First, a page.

When $FAMOUS_COMPANY launched in 2010, it ran on a single server in $TECHBRO_FOUNDER’s garage. Since then, we’ve experienced explosive VC-funded growth and today we have hundreds of millions of daily active users (DAUs) from all around the globe accessing our products from our mobile apps and on $famouscompany.com. We’ve since made a couple of panic-induced changes to our backend to manage our technical debt (usually right after a high-profile outage) to keep our servers from keeling over. Our existing technology stack has served us well for all these years, but as we seek to grow further it’s clear that a complete rewrite of our application is something which will somehow prevent us from losing two billion dollars a year on customer acquisition.

Why switch?

As we’ve mentioned in previous blog posts, the $FAMOUS_COMPANY backend has historically been developed in $UNREMARKABLE_LANGUAGE and architected on top of $PRACTICAL_OPEN_SOURCE_FRAMEWORK. To suit our unique needs, we designed and open-sourced $AN_ENGINEER_TOOK_A_MYTHOLOGY_CLASS, a highly-available, just-in-time compiler for $UNREMARKABLE_LANGUAGE. Even with our custom runtime, however, we eventually began seeing sporadic spikes in our 99th percentile latency statistics, which grew ever more pronounced as we scaled up to handle our increasing DAU count. Luckily, all of our software is designed from the ground up for introspectability, and using some BPF scripts we copied from Brendan Gregg’s website our in-house profiling tools $FAMOUS_COMPANY engineers determined that the performance bottlenecks were a result of time spent in the garbage collector.

Initially, we tried messing with some garbage collector parameters we didn’t really understand, but to our surprise that didn’t magically solve our problems so instead we disabled garbage collection altogether. This increased our memory usage, but our automatic on-demand scaler handled this for us, as the graph below shows:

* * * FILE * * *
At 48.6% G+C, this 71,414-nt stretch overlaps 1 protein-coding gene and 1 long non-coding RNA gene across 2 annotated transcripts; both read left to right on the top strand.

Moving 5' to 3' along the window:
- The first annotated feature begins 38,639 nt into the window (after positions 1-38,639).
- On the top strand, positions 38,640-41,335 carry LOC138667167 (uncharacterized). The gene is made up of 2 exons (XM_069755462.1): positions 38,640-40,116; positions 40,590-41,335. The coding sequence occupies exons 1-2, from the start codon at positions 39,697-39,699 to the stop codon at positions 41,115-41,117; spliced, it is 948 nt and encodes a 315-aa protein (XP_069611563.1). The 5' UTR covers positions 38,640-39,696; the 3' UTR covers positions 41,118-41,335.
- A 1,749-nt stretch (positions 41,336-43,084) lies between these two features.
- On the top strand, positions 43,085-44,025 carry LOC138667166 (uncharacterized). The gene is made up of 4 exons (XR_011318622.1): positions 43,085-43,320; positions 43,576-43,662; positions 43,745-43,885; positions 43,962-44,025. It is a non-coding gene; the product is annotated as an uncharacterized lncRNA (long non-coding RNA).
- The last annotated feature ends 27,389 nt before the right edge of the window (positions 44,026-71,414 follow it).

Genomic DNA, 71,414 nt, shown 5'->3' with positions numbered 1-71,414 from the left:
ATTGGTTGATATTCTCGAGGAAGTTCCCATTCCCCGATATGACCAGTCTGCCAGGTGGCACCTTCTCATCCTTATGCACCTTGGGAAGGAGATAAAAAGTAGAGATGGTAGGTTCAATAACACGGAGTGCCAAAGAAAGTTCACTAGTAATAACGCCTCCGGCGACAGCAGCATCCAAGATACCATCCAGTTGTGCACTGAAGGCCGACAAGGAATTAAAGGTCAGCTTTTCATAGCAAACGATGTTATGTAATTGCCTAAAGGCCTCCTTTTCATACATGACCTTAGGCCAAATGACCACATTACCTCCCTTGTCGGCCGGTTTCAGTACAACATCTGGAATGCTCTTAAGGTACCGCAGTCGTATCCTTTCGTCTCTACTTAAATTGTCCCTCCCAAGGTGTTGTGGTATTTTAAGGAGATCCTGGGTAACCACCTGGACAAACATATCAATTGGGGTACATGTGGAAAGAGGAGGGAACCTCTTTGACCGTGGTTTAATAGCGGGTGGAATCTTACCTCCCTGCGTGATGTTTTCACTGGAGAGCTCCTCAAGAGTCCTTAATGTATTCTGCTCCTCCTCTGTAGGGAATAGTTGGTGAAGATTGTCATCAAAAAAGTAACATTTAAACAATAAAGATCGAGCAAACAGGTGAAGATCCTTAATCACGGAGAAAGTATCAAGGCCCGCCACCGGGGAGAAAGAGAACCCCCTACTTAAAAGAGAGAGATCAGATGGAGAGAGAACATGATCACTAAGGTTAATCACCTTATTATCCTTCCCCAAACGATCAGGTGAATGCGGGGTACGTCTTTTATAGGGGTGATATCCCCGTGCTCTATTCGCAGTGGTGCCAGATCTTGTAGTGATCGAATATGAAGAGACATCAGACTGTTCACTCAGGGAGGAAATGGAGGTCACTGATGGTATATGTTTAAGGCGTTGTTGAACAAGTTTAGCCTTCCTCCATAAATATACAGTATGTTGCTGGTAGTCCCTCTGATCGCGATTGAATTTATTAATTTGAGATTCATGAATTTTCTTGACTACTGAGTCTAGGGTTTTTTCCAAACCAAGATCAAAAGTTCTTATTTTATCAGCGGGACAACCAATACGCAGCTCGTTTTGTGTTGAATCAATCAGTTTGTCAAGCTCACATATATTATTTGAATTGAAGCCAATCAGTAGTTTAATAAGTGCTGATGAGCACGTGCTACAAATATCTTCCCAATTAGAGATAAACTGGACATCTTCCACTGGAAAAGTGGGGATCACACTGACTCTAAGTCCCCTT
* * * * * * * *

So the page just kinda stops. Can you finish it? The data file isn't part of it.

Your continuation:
The inevitable conclusion of scalable architecture

Ultimately, however, our decision to switch was driven by our difficulty in hiring new talent for $UNREMARKABLE_LANGUAGE, despite it being taught in dozens of universities across the United States. Our blog posts on $PRACTICAL_OPEN_SOURCE_FRAMEWORK seemed to get fewer upvotes when posted on Reddit as well, cementing our conviction that our technology stack was now legacy code.

Pivoting to a new stack

We knew we needed to find something that could keep up with us at $FAMOUS_COMPANY scale. We evaluated a number of promising alternatives that we selected and ranked based on the how many bullet points they had on their websites, how often they’d appear on the front page of Hacker News, and a spreadsheet of important language characteristics (performance, efficiency, community, ease-of-use) that we had people in the office fill out.

After careful consideration, we settled on rearchitecting our platform to use $FLASHY_LANGUAGE and $HYPED_TECHNOLOGY. Not only is $FLASHY_LANGUAGE popular according to the Stack Overflow developer survey, it’s also cross platform; we’re using it to reimplement our mobile apps as well. Rewriting our core infrastructure was fairly straightforward: as we have more engineers than we could possibly ever need or even know what to do with, we simply put a freeze on handling bug reports and shifted our effort to $HYPED_TECHNOLOGY instead. We originally had some trouble with adapting to some of $FLASHY_LANGUAGE’s quirks, and ran into a couple of bugs with $HYPED_TECHNOLOGY, but overall their powerful new features let us remove some of the complexity that our previous solution had to handle.